Turmeric, the brilliant yellow-orange spice that adds color to curry, also affords numerous health benefits. The primary antioxidant in the spice, curcumin, is an anti-inflammatory that's been used for centuries in medicine. Turmeric also offers promise in helping you deal with obesity and its related metabolic disorders. While increasing your intake of turmeric isn't a lone strategy for weight loss, it may help you mitigate the inflammation associated with obesity and give you a boost in fat burning.
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Anti-Inflammation, Weight and Turmeric
Obesity creates a low-grade inflammation in the body that puts you at a higher risk of developing chronic diseases, including heart disease and type 2 diabetes. Curcumin, an antioxidant in turmeric, suppresses inflammatory messaging in many cells, including pancreatic, fat and muscle cells. This action can help curb insulin resistance, high blood sugar, high cholesterol levels, and other metabolic conditions resulting from obesity, notes a review published in a 2011 issue of the European Journal of Nutrition. When your body isn't fighting so much inflammation, it's easier to focus on weight loss.
Anti-Obesity Potential of Turmeric
Preliminary findings in studies involving rats also suggests that turmeric may have the ability to reduce weight gain. A 2009 study performed at Tufts University found that curcumin actually suppresses fat tissue growth in mice. When you gain weight, fat tissue expands when new blood vessels form. Mice fed curcumin were unable to form these blood vessels and thus had less fat gain that those who did not consume the antioxidant, despite both groups' high-fat diets. Similar research has not been performed in humans, so it's not certain curcumin consumed by humans in the form of turmeric will have the same effect.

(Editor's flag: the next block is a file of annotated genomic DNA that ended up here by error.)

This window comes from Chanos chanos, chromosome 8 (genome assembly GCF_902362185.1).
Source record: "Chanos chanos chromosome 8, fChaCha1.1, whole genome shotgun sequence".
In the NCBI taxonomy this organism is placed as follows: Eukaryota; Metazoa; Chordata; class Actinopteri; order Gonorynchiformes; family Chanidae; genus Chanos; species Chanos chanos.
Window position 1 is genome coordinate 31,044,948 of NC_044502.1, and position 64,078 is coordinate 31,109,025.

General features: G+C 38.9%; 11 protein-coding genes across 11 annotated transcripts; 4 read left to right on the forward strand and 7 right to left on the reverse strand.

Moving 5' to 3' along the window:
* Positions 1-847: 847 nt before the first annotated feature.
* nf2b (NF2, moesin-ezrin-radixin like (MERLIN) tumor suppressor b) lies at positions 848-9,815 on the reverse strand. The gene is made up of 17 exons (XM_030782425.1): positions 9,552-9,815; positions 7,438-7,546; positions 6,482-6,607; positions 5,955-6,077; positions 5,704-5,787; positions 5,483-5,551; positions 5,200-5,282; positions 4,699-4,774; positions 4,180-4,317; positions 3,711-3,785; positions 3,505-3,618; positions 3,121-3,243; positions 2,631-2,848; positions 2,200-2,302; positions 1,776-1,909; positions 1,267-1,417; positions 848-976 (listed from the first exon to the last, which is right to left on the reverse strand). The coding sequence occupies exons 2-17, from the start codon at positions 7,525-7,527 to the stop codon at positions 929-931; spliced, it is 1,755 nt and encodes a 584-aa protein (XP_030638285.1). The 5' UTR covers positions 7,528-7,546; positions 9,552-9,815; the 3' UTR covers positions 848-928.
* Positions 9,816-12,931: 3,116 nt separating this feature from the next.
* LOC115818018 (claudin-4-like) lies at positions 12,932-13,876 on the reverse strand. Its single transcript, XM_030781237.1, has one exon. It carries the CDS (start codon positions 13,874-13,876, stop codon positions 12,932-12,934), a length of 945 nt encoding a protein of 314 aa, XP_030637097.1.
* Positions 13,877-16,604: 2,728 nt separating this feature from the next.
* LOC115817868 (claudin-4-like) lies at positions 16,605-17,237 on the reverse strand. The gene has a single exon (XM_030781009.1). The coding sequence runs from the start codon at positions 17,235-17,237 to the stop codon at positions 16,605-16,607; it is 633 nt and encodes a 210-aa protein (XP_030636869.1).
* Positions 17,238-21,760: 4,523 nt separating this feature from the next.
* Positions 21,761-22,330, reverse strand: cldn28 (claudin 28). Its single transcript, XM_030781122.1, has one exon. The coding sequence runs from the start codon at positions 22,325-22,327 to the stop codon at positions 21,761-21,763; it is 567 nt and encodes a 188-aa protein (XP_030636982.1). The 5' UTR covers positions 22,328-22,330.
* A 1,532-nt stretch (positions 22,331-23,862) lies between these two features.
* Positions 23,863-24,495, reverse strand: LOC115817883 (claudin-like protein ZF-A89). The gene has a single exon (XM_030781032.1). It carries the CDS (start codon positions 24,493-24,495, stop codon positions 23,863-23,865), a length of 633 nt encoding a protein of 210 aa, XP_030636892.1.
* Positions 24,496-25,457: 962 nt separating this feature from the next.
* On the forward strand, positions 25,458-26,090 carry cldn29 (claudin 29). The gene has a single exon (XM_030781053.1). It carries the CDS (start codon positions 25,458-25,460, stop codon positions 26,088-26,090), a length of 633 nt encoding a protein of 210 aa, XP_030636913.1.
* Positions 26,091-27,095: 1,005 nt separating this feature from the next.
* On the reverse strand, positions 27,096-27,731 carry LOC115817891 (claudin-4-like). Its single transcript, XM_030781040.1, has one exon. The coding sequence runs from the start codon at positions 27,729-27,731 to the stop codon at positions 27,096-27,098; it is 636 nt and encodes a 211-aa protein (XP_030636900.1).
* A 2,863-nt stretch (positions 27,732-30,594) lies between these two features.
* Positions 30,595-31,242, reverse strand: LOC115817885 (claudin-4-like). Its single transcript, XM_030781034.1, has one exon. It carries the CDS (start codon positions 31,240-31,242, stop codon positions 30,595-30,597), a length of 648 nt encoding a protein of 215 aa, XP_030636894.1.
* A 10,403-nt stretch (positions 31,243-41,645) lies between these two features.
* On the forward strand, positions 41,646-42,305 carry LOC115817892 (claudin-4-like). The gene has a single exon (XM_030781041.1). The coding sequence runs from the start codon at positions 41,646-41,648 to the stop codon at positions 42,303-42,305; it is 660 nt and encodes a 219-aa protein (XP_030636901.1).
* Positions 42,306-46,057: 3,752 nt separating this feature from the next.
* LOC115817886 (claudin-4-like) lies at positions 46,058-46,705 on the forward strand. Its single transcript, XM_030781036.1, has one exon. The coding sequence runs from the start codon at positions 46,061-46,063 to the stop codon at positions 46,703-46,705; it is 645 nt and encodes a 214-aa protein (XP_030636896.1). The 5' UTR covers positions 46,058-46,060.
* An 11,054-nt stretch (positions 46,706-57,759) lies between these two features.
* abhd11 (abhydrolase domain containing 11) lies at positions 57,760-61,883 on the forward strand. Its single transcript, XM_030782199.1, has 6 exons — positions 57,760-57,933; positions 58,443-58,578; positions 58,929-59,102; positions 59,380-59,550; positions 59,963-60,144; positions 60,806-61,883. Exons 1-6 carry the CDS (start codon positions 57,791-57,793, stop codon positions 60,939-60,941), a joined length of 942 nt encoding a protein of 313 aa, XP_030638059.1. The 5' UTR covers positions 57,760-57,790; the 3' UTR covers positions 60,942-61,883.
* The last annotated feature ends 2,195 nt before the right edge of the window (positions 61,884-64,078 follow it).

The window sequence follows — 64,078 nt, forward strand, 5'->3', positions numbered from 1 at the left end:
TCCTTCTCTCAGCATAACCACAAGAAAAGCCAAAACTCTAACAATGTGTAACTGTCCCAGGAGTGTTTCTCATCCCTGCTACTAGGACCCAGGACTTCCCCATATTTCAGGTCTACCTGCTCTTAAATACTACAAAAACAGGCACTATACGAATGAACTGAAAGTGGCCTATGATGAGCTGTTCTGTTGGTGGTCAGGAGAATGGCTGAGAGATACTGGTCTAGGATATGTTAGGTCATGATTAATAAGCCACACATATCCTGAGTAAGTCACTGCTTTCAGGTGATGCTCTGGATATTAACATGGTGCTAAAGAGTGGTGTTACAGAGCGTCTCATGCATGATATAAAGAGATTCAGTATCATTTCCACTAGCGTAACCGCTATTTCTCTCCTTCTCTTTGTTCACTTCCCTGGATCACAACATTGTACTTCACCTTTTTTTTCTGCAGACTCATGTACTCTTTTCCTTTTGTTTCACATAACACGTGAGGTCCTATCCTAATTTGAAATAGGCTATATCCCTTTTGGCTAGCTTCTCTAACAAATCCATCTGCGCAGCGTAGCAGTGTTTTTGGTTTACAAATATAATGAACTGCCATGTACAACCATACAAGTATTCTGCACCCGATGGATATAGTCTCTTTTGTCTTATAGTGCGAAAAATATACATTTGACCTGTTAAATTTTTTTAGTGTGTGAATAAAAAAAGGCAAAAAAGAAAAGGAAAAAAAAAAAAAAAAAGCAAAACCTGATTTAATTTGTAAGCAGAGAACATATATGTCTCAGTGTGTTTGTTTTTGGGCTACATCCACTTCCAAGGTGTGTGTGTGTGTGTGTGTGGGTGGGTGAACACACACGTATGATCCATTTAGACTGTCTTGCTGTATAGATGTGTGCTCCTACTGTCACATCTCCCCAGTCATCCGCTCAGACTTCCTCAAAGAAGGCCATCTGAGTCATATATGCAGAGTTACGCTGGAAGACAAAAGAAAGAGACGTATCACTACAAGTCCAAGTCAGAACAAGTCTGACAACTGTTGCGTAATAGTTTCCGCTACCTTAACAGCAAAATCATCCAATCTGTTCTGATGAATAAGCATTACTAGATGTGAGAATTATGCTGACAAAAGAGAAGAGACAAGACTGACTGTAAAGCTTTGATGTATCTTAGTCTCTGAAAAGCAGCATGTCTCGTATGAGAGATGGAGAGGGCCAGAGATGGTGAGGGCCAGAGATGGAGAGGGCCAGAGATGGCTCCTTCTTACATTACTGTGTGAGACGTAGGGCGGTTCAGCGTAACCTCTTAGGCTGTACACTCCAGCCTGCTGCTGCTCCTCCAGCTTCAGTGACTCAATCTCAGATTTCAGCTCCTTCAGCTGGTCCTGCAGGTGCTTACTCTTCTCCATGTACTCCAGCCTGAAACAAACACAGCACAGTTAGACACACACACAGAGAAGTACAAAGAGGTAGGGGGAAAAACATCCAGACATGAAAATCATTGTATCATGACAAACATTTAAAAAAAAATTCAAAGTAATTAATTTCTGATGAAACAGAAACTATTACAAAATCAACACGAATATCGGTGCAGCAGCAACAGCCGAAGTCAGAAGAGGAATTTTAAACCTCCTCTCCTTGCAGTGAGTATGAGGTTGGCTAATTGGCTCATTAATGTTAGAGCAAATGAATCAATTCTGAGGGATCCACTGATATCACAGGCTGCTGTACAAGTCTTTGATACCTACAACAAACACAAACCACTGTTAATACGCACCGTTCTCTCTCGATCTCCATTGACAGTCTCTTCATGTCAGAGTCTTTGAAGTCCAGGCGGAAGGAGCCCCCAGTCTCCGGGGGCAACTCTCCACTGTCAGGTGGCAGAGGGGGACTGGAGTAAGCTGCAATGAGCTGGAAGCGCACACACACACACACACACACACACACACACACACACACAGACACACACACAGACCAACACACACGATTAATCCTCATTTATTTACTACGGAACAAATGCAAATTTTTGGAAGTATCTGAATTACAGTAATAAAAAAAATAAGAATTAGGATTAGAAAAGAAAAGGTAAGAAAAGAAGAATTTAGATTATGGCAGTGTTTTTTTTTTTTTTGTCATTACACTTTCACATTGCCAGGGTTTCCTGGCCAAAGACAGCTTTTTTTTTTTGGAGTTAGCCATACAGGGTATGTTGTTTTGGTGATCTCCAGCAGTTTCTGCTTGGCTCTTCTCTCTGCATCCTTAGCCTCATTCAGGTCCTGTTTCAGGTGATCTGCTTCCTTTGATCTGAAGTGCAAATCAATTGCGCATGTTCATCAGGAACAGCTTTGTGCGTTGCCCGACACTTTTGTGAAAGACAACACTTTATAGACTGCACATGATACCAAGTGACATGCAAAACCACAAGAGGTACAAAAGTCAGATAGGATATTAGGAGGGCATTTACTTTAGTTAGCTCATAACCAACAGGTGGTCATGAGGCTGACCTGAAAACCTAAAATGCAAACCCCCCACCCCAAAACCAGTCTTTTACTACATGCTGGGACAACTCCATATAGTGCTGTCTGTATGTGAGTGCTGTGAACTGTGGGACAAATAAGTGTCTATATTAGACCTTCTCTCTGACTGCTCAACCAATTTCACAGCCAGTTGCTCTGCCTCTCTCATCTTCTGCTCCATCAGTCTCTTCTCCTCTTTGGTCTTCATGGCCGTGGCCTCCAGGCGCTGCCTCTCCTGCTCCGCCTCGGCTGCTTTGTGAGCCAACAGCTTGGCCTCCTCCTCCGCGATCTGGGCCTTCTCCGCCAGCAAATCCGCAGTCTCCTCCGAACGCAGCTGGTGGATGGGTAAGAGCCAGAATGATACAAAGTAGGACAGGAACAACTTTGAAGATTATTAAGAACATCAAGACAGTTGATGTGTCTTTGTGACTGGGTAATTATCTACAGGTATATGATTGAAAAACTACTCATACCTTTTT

Including Turmeric in Your Diet
Turmeric is a readily available spice, and adding it to your diet has no side effects, unless you have an allergy. Add it to marinades, tomato-based sauces, homemade salad dressings or grilled meats for a bit of extra flavor and potential weight-loss benefits. For an antioxidant punch, blend it into foods that are already yellow, such as scrambled eggs, stir-fried summer squash or macaroni and cheese.
Turmeric, especially taken as a supplement, can interact with certain medications so always consult your doctor when considering adding it to your diet. Turmeric can increase your risk of bleeding if you're on blood thinners, interfere with the action of drugs that reduce stomach acid and increase the risk of low blood sugar when taken with certain diabetes drugs. Turmeric is also contraindicated if you have gallstones or obstruction of the bile passages.
If you take large doses for long periods of time, you may experience stomach upset and ulcers. Your healthcare provider can recommend an appropriate dosage.
Comprehensive Strategy for Weight Loss
Although turmeric may help with inflammation and fat cell expansion, it isn't a weight-loss miracle. You must still eat less and move more to create a calorie deficit to lose extra pounds. Talk to your doctor or use an online calculator to determine your daily calorie needs, which varies according to size, gender, age and activity level. Then, create a deficit of 500 to 1,000 calories from that rate to lose between 1 and 2 pounds per week. Use a combination of dietary restrictions and exercise. For example, if you typically eat 2,000 calories per day, burn 250 more calories per day through exercise and eat 250 calories fewer every day to lose 1 pound per week.